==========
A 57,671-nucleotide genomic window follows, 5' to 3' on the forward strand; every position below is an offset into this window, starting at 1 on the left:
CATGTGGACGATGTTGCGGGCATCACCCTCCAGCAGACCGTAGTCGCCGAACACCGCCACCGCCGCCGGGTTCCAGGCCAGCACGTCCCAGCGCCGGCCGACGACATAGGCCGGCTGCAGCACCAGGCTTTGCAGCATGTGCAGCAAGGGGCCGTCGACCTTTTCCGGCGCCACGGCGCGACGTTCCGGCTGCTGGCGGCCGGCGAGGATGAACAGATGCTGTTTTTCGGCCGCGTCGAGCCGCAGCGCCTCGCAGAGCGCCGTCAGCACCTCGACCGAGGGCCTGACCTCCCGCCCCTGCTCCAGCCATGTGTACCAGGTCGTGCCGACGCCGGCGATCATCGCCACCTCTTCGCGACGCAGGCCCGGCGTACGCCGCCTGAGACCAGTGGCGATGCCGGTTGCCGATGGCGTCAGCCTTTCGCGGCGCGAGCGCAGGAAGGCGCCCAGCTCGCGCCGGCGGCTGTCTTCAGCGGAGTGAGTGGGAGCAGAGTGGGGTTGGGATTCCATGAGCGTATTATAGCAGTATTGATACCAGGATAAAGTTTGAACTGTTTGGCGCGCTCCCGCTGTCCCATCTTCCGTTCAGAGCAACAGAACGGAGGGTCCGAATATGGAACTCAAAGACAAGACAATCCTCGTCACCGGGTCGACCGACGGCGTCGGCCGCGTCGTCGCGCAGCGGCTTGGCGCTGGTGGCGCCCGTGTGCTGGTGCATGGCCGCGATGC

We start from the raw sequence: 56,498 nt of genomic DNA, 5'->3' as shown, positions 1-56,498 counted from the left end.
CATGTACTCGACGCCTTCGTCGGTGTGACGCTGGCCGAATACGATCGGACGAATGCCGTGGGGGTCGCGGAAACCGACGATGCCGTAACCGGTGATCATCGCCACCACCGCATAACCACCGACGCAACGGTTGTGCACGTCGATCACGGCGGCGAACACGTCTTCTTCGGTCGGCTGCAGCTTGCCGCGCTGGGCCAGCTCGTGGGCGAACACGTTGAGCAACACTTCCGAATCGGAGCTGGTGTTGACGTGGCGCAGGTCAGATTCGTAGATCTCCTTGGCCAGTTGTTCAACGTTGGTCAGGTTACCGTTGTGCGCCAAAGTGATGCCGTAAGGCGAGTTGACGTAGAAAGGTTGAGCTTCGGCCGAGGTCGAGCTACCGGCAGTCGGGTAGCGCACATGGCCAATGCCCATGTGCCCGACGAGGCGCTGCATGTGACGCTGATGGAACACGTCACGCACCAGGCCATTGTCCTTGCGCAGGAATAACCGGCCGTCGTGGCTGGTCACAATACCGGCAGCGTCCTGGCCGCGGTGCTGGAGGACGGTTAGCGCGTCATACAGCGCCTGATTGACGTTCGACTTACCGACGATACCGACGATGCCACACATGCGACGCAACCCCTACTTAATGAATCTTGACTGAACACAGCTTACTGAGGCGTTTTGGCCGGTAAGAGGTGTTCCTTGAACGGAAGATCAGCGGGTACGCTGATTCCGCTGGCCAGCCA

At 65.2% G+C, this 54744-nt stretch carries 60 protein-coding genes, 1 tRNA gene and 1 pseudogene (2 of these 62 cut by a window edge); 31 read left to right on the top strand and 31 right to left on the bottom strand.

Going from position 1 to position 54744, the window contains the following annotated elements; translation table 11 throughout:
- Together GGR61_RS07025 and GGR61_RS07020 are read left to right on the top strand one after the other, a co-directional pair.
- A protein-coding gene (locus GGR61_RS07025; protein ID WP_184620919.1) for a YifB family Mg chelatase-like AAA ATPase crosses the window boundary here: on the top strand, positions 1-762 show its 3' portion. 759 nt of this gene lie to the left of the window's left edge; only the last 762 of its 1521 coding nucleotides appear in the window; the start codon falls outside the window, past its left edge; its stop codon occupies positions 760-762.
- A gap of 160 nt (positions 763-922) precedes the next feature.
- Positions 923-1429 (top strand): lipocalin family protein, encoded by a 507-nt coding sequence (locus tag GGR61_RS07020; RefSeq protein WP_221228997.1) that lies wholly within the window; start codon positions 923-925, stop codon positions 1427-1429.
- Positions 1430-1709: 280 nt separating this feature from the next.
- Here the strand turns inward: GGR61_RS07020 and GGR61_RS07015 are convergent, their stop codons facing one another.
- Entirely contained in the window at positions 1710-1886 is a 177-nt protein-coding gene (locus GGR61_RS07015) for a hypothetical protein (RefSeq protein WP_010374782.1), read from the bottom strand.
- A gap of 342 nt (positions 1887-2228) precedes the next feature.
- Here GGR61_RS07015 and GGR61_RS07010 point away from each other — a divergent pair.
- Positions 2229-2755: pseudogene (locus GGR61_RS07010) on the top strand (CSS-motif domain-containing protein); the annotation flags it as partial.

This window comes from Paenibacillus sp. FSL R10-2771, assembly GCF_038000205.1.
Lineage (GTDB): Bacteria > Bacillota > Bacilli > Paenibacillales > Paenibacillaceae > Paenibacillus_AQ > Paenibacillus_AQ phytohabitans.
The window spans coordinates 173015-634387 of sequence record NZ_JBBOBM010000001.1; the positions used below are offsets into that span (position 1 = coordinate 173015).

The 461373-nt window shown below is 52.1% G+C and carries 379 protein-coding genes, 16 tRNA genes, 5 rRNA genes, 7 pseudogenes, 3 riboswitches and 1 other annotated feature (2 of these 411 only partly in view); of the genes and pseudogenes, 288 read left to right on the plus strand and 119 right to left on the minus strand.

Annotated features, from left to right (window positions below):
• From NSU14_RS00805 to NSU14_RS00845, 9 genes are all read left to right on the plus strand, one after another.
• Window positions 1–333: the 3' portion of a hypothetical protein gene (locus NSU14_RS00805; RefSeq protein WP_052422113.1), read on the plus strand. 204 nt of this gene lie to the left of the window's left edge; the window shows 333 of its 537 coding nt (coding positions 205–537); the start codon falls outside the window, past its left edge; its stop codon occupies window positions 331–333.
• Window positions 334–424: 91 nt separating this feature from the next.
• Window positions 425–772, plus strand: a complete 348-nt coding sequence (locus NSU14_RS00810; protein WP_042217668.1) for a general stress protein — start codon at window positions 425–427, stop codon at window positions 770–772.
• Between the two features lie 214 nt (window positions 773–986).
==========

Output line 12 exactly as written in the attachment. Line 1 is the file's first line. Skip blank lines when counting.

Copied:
- Here the strand turns inward: GGR61_RS07020 and GGR61_RS07015 are convergent, their stop codons facing one another.